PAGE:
But just when it seems that we have achieved our goals and assured our survival, Israel faces a new twofold existential challenge: The weakening of the nation-state and the fragmentation of society tear us apart from within, while the encroaching reality of a binational state endangers our very foundations. After withstanding countless wars and overcoming countless enemies, after doing so many wonders – indecision and infighting are imperiling the future of the Zionist enterprise.
Time is running out. If the settlement process continues, by 2025, some 700,000 settlers will live in Judea and Samaria, and it will no longer be possible to separate Israel from the Palestinians. Life without separation – life in close quarters with supporters of Hamas and the Islamic State – will, sooner or later, become untenable. If the diplomatic deadlock continues, in a decade’s time, the international community will most probably turn its back on us, and Israel will become an ostracized nation. With no foreign investments and no meaningful exports, life will become miserable and bleak.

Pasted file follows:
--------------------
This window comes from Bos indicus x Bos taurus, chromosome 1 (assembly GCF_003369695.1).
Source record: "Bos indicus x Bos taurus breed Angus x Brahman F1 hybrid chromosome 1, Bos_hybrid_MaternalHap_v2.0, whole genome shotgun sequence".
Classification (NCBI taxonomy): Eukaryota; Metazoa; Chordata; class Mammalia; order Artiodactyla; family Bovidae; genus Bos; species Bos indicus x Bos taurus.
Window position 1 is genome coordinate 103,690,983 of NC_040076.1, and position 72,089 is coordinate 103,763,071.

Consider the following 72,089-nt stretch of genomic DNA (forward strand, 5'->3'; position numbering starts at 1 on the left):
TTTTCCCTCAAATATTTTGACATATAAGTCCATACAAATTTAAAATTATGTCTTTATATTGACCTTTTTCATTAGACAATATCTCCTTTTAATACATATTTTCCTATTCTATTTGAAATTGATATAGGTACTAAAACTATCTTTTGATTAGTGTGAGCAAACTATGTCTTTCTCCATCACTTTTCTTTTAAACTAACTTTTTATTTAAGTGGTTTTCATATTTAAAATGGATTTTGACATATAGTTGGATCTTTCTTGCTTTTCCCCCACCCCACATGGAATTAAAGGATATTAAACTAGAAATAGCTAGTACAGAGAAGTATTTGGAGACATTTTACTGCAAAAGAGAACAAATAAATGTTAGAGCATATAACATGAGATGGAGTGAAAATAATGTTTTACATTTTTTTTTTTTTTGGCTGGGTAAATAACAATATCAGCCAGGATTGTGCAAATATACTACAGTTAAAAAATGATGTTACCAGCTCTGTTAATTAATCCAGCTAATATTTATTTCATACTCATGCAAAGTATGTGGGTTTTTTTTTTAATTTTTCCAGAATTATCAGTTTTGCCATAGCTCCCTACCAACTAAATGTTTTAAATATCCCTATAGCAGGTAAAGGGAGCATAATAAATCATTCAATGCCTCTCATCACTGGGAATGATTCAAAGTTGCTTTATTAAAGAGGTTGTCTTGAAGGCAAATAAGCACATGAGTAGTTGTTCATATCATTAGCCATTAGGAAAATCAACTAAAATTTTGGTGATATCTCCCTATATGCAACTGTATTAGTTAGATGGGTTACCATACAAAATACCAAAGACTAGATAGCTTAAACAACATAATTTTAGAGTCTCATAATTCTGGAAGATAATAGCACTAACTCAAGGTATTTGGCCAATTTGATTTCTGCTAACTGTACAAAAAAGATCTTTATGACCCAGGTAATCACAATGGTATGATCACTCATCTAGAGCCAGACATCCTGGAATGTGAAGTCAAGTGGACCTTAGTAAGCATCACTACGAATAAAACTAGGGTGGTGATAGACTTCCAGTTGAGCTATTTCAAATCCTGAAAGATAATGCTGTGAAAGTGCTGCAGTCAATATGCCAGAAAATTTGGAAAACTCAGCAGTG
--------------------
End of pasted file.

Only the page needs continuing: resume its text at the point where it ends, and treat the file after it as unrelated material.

If the internal divide continues, over time, the pillars that are still holding up our society will disintegrate, our state institutions will falter and Israeli nationhood will evanesce. The ongoing chaos that is laying waste to our neighbors will engulf us and destroy our hard-won diplomatic stability and enviable quality of life. Continuing on this road means that in the years to come, we will no longer have a horizon of hope. The crisis may be graver than any we’ve experienced since 1948: Waves of terror and international sanctions may very well upend a nation whose identity has been shattered, a nation that has lost its way.